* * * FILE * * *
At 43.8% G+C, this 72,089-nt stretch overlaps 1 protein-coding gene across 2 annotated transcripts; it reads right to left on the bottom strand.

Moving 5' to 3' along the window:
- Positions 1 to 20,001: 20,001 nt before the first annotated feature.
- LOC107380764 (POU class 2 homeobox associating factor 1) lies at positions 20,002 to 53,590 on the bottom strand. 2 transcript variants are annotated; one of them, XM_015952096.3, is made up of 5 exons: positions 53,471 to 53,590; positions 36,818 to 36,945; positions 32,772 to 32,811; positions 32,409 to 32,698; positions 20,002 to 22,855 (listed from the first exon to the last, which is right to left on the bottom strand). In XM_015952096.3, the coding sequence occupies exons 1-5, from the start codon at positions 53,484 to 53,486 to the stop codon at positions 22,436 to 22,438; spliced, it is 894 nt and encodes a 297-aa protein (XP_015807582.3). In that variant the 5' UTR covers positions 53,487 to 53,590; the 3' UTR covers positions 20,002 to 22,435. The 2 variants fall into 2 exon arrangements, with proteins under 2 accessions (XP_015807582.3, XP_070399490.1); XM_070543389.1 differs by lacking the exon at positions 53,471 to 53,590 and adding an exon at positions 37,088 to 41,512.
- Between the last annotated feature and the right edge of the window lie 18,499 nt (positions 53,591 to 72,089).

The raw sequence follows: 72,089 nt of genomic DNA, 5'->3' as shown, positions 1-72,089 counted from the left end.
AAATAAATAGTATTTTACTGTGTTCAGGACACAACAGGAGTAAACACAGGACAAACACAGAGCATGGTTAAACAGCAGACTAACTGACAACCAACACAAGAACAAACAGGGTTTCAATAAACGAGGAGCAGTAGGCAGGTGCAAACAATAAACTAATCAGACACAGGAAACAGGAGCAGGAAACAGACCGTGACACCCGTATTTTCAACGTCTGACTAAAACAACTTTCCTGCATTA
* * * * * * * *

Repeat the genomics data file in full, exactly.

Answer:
At 43.8% G+C, this 72,089-nt stretch overlaps 1 protein-coding gene across 2 annotated transcripts; it reads right to left on the bottom strand.

Moving 5' to 3' along the window:
- Positions 1 to 20,001: 20,001 nt before the first annotated feature.
- LOC107380764 (POU class 2 homeobox associating factor 1) lies at positions 20,002 to 53,590 on the bottom strand. 2 transcript variants are annotated; one of them, XM_015952096.3, is made up of 5 exons: positions 53,471 to 53,590; positions 36,818 to 36,945; positions 32,772 to 32,811; positions 32,409 to 32,698; positions 20,002 to 22,855 (listed from the first exon to the last, which is right to left on the bottom strand). In XM_015952096.3, the coding sequence occupies exons 1-5, from the start codon at positions 53,484 to 53,486 to the stop codon at positions 22,436 to 22,438; spliced, it is 894 nt and encodes a 297-aa protein (XP_015807582.3). In that variant the 5' UTR covers positions 53,487 to 53,590; the 3' UTR covers positions 20,002 to 22,435. The 2 variants fall into 2 exon arrangements, with proteins under 2 accessions (XP_015807582.3, XP_070399490.1); XM_070543389.1 differs by lacking the exon at positions 53,471 to 53,590 and adding an exon at positions 37,088 to 41,512.
- Between the last annotated feature and the right edge of the window lie 18,499 nt (positions 53,591 to 72,089).

The raw sequence follows: 72,089 nt of genomic DNA, 5'->3' as shown, positions 1-72,089 counted from the left end.
AAATAAATAGTATTTTACTGTGTTCAGGACACAACAGGAGTAAACACAGGACAAACACAGAGCATGGTTAAACAGCAGACTAACTGACAACCAACACAAGAACAAACAGGGTTTCAATAAACGAGGAGCAGTAGGCAGGTGCAAACAATAAACTAATCAGACACAGGAAACAGGAGCAGGAAACAGACCGTGACACCCGTATTTTCAACGTCTGACTAAAACAACTTTCCTGCATTA